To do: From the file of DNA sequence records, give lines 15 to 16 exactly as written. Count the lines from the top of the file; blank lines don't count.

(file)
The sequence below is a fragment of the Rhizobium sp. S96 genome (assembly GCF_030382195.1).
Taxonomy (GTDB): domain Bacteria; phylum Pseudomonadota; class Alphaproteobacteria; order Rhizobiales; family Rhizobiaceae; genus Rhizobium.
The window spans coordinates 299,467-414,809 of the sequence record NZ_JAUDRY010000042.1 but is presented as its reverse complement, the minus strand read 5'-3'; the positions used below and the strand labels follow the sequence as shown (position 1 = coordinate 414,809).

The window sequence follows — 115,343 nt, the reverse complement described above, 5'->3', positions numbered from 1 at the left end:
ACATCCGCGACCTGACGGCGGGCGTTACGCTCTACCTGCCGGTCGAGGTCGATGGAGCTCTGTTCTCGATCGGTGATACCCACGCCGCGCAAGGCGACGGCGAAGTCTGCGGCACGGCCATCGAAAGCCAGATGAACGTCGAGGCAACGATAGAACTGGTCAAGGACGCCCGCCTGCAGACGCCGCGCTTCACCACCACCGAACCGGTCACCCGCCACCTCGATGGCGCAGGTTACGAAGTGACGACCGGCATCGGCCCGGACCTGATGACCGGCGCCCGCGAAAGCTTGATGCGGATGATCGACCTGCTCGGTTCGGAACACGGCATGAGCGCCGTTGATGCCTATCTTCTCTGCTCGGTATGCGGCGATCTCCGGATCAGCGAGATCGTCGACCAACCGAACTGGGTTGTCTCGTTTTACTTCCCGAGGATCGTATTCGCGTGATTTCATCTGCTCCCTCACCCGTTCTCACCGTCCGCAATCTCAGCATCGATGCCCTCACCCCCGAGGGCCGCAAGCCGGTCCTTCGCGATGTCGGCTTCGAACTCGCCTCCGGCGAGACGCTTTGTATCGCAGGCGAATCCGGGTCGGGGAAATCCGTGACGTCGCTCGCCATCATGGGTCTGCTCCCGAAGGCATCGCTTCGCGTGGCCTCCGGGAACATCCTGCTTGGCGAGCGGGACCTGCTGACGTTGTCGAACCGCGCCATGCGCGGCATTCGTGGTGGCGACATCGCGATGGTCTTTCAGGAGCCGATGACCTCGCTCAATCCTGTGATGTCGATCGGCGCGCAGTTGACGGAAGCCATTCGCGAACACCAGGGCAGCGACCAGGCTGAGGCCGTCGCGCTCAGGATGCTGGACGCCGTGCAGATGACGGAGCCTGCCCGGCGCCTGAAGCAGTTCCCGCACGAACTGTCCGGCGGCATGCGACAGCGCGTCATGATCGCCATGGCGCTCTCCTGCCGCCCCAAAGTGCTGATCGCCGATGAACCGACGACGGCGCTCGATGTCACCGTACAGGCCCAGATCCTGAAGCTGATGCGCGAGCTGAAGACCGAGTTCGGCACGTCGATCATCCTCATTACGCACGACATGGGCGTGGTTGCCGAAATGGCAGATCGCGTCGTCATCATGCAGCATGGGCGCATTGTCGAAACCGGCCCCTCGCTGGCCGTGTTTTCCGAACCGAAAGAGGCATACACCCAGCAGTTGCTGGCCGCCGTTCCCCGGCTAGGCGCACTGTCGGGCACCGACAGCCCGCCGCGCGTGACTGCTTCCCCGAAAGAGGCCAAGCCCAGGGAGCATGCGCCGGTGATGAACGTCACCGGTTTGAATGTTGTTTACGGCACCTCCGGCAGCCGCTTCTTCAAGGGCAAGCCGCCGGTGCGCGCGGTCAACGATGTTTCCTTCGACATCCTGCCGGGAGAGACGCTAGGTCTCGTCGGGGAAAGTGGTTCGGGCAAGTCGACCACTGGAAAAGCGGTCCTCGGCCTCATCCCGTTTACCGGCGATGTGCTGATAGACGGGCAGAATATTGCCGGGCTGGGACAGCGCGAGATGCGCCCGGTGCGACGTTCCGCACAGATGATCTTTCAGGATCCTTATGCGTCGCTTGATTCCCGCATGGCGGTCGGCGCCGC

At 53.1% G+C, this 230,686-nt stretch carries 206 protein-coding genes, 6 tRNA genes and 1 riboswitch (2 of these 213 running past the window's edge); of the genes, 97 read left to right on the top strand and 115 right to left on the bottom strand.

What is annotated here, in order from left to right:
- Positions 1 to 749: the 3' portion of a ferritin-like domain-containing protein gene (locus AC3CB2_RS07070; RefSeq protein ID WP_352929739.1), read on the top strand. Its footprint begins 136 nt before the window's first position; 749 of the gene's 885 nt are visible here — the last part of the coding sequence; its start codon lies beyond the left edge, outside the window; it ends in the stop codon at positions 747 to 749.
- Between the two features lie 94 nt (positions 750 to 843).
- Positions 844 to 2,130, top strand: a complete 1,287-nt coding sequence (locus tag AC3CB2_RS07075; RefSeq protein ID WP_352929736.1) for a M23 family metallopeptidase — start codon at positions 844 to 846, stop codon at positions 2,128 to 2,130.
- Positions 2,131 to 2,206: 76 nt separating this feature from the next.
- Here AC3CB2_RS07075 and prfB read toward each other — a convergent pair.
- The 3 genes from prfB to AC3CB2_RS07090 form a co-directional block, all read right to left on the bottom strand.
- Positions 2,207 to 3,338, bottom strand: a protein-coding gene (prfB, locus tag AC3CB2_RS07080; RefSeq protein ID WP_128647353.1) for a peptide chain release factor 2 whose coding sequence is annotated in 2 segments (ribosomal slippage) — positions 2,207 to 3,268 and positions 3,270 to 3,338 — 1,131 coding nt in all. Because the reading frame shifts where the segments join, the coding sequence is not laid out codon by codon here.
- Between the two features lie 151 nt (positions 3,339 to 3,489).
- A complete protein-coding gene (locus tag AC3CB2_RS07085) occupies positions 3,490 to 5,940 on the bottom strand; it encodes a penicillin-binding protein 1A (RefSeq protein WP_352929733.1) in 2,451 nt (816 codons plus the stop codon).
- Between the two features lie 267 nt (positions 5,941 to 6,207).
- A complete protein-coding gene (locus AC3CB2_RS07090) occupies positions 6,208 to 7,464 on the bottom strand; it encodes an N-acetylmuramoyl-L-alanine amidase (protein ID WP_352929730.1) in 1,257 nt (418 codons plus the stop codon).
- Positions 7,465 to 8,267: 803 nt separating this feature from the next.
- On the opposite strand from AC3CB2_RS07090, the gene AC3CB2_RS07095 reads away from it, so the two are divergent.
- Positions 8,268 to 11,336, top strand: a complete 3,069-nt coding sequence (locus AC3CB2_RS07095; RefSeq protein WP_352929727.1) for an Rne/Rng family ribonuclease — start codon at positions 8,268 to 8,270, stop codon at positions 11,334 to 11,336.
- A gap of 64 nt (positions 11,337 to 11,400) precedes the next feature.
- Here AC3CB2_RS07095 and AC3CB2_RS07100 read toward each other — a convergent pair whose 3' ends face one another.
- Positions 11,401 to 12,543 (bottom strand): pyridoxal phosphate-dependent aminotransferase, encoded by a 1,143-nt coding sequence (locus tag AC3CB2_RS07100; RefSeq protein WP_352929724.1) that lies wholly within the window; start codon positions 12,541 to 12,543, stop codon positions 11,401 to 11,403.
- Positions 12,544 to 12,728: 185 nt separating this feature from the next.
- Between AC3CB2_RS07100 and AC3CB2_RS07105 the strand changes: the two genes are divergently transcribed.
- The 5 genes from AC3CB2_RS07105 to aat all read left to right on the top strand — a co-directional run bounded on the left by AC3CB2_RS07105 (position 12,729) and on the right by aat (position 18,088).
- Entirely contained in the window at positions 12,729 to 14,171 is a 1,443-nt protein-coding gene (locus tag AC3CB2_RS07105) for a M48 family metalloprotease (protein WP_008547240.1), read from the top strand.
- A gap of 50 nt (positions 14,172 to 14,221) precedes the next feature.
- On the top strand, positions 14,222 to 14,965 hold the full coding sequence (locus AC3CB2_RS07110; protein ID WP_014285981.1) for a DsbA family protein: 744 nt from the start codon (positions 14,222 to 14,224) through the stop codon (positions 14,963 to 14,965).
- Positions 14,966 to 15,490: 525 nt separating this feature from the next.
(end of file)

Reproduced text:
- Between the two features lie 151 nt (positions 3,339 to 3,489).
- A complete protein-coding gene (locus tag AC3CB2_RS07085) occupies positions 3,490 to 5,940 on the bottom strand; it encodes a penicillin-binding protein 1A (RefSeq protein WP_352929733.1) in 2,451 nt (816 codons plus the stop codon).